What are Inner Motives?
In order to consistently deliver natural, emotionally sincere performances the actor must understand their character’s inner motives
(by Tonya Tannenbaum)
(Photo: Joe Gardner/Unsplash)
Inner Motives are the rationales that an actor analyzes and uses to justify their character’s actions. Understanding and developing your character’s inner motives is the key to unlocking your natural emotional responses to the given circumstances.
For example, it is not enough to know that your character is planning to rob a bank. It’s important to know what would drive your character to rob the bank.
Why would they risk their freedom to rob the bank?
Why would they risk their lives and the lives of others to rob the bank?
What motivates the character to override their own fears of getting caught and being sent to prison for many years?
What motivates the character to override the risk of ruining their reputation and their family’s reputation in the community?
Understanding and developing your character’s inner motives is the key to unlocking your natural emotional responses to the given circumstances.
In analyzing the character’s inner motives, an actor can make various choices. For example, the actor might say:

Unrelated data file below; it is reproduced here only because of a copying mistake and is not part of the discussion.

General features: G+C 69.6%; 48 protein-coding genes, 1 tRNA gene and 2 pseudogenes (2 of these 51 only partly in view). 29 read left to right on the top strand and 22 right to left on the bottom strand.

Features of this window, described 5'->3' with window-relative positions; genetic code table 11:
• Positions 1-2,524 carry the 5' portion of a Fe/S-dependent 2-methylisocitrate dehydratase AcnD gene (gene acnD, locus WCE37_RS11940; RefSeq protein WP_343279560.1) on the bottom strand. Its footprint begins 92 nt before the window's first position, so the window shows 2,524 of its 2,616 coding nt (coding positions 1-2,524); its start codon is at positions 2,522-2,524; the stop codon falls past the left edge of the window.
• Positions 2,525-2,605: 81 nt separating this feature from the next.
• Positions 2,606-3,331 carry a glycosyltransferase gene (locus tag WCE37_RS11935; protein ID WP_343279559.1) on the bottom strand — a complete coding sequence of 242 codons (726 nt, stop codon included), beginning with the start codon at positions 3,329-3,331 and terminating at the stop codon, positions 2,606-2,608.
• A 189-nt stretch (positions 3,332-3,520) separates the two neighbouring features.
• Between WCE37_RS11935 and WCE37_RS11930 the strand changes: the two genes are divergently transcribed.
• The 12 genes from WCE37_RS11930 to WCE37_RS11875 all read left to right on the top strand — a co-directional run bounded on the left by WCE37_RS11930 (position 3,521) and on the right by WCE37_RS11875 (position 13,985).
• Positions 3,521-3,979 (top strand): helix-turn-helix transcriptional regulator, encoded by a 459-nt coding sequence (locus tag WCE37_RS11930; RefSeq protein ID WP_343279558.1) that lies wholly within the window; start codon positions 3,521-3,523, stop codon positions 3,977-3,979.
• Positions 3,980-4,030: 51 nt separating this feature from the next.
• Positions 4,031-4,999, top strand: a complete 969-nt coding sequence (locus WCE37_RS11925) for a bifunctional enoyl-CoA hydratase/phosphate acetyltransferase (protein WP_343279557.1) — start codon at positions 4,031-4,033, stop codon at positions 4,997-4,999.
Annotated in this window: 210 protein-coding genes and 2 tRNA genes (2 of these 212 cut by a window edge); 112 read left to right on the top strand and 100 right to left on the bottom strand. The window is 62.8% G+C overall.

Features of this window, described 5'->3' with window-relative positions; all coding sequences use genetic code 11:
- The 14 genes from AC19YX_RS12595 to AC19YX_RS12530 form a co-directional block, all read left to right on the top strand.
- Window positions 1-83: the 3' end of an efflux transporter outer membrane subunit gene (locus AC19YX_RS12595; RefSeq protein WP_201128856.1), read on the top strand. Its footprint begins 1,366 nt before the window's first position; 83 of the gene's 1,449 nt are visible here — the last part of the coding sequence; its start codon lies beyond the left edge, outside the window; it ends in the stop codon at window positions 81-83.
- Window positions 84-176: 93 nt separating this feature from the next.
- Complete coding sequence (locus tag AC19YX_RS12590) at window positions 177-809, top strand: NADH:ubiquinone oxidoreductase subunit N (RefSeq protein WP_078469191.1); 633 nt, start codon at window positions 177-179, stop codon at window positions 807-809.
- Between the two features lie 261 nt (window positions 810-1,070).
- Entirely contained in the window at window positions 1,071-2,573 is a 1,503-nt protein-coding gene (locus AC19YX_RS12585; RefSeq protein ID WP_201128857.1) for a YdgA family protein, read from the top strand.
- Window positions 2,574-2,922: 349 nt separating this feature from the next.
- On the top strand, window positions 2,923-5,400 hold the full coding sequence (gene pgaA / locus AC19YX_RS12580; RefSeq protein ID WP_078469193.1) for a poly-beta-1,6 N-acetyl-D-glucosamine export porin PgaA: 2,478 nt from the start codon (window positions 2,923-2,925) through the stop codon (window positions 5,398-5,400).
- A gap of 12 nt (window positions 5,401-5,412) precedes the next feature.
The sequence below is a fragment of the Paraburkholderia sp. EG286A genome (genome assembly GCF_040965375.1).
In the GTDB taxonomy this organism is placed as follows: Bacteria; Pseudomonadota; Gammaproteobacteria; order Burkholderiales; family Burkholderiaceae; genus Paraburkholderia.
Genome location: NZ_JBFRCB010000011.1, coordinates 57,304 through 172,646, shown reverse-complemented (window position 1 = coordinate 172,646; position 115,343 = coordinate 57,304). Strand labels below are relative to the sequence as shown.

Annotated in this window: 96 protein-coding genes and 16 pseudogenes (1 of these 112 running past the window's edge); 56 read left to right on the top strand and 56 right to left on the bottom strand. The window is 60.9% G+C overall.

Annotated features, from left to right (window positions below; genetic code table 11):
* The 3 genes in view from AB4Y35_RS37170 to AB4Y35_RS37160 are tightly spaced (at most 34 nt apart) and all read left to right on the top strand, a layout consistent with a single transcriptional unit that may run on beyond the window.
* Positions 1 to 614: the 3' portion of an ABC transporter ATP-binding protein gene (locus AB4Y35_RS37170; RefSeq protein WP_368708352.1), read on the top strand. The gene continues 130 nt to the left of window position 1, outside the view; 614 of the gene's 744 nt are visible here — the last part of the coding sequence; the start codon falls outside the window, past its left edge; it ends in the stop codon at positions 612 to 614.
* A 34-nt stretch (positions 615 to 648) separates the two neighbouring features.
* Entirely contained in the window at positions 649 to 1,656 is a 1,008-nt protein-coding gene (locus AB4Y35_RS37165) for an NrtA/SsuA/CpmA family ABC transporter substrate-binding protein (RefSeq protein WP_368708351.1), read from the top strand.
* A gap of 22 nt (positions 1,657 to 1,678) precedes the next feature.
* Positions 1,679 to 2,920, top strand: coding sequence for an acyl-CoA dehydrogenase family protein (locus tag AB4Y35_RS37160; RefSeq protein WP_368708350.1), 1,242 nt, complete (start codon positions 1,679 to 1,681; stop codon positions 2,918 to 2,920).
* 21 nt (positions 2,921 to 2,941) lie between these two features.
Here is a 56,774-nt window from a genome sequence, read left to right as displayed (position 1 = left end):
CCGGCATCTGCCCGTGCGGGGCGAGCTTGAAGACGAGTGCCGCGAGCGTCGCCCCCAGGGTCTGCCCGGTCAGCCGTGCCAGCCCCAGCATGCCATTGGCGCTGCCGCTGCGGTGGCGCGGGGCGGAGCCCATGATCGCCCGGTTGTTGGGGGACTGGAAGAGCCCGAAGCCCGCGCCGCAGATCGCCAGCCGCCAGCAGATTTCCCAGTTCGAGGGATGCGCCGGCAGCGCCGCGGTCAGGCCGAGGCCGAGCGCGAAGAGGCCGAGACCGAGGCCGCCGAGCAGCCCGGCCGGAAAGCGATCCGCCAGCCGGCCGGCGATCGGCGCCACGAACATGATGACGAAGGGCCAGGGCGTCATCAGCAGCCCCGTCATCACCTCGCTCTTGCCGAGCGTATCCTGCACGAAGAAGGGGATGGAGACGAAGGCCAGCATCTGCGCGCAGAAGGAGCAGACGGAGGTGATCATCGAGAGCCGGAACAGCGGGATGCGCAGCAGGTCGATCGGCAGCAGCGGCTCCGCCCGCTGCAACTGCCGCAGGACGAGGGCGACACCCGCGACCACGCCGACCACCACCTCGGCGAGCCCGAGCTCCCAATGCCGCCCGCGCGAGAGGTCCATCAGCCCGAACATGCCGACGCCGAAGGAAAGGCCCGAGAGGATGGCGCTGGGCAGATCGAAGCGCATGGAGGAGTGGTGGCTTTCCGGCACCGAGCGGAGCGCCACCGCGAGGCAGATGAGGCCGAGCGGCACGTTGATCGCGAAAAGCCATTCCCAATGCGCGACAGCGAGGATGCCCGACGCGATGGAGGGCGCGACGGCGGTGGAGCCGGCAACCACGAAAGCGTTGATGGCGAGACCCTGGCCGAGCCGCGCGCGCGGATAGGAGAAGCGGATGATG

“My character doesn’t care about risking his freedom. He needs the money to save his family’s home.”
“My character is not afraid to risk his freedom or his life because he believes he has nothing to lose.”
“My character’s family has always been hated in the community, so he doesn’t care what others will think about his family if he is caught robbing the bank.”
Armed with a thorough understanding of what is driving the character to commit such a serious crime, the actor can more readily activate subconscious, emotionally sincere reactions in the moment. For example:
Before robbing the bank, the actor can demonstrate, with emotional sincerity, that the character is having second thoughts because he knows that what he is about to do is wrong, but he believes he must do it for the sake of his family.
While inside, robbing the bank, the character can wrestle with their desire to not shoot the security guard who seeks to tackle him. Then, the character can override that instinct because he fears what will happen to his family if he his caught before bringing home the money to give to his family.
In order to consistently deliver natural, emotionally sincere performances the actor must understand their character’s inner motives; the motivating force or forces that drive their character’s actions. This conscious knowledge of the character’s inner motives unlocks subconscious reactions that are controlled, not by the actor, but by the character’s motivation when it meets the given circumstances.
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